Note – moose present a real danger to motorists at dawn and dusk (to a lesser extent at night) – so much so that many locals prefer not to drive at these times. The animal is drawn to headlights and, upon impact, cars typically knock the moose’s legs away, leaving its body to come hurtling through the windscreen.
When to go:
This is not a sun destination!! Summer highs are around 25 degrees celsius. Coastal weather can include fog, cloud and wind.
The tourist season is really just from April to October – many places shut down for winter. The busiest time is from Mid June – end August. This is when you get the best weather, festivals, etc. Then you want to factor in icebergs, puffins, whales……
Bits and Bobs….
Picnic – We were able to just walk in and order our picnic. I see from their website that booking in advance is now necessary.
Flying home – We’d an early morning flight from St. Johns to Newark, and then the late evening flight to Dublin. The St Johns / Newark flight is about 3 hours. So we’d several hours at Newark….. BUT…. that was PERFECT for the Jersey Gardens Shopping Outlet Mall. A shuttle bus operates between the airport and the mall…. a 10 minute trip for $9 return…. We’ve used it several times. Don’t worry about your luggage – if you have to bring it with you then just pay for a shopping trolley at the mall and wheel your bags around (and you can pack all your purchases before you get back to the airport!).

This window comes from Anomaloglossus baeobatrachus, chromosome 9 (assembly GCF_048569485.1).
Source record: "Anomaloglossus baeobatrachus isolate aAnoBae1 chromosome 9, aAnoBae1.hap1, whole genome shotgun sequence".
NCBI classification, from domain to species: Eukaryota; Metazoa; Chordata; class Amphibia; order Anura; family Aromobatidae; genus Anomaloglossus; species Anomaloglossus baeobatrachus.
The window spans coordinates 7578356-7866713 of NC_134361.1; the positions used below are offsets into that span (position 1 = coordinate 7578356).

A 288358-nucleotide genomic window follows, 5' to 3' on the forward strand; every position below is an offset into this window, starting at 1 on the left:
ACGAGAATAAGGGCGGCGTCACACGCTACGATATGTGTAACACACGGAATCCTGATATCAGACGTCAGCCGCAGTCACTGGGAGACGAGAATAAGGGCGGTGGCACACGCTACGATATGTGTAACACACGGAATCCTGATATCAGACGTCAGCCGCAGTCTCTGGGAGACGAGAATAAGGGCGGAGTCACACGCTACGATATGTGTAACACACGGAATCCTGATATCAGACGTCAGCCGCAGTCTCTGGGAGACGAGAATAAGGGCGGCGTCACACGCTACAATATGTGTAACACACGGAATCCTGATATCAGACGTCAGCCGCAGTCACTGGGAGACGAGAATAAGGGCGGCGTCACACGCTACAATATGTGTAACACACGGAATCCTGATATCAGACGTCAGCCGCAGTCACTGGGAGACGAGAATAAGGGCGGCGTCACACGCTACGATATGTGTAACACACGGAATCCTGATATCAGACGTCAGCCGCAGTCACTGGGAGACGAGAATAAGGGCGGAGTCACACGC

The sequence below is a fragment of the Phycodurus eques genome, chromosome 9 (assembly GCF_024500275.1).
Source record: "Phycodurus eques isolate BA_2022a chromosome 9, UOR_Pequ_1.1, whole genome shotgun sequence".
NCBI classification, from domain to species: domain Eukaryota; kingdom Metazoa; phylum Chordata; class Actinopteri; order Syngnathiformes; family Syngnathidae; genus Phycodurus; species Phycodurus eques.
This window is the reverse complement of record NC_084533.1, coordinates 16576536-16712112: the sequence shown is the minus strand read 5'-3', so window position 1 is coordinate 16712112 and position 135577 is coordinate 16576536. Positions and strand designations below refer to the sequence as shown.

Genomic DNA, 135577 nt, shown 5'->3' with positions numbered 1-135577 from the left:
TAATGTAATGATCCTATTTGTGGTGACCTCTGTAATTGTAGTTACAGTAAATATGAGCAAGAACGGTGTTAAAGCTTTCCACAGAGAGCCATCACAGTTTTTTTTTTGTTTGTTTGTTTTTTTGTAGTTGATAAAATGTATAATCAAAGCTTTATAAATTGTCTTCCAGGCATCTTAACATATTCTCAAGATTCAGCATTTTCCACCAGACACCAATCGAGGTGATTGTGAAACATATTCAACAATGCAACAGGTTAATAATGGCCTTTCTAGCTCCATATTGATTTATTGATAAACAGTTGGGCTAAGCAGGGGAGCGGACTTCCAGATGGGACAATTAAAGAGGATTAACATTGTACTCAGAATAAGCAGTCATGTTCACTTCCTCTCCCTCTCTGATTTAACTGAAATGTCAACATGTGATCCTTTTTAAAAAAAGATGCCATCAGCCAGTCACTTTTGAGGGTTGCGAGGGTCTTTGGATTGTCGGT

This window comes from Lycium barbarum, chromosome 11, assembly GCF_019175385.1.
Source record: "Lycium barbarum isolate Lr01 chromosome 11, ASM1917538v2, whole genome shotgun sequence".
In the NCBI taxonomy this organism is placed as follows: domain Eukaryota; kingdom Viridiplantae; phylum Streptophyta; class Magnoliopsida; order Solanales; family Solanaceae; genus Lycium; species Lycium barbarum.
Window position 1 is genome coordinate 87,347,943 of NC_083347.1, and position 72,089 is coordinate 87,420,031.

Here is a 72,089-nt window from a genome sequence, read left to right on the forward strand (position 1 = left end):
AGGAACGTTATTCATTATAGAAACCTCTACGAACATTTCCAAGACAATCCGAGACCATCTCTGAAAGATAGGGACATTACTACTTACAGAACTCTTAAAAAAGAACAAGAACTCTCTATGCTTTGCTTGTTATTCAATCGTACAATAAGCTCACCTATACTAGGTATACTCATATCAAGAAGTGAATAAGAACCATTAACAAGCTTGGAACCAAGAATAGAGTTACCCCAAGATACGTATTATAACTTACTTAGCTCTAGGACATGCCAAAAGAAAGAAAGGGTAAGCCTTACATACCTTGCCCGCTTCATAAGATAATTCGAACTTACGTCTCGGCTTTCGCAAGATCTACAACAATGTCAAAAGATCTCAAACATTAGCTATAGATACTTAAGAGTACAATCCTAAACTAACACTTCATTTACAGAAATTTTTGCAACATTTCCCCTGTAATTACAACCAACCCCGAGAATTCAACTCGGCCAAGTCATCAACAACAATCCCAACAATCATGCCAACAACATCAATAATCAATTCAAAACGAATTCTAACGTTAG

Car Rental – We picked up our car at Deer Lake airport and dropped it back at St. Johns airport – always make sure to check for surcharges if not returning to same location…
I found this watercolour, as well as the ‘featured image’ on Flickr – They are by artist Alan Schmierer
Before you go:
If you enjoyed my Top 10 of Newfoundland then have a look at these Top 10’s: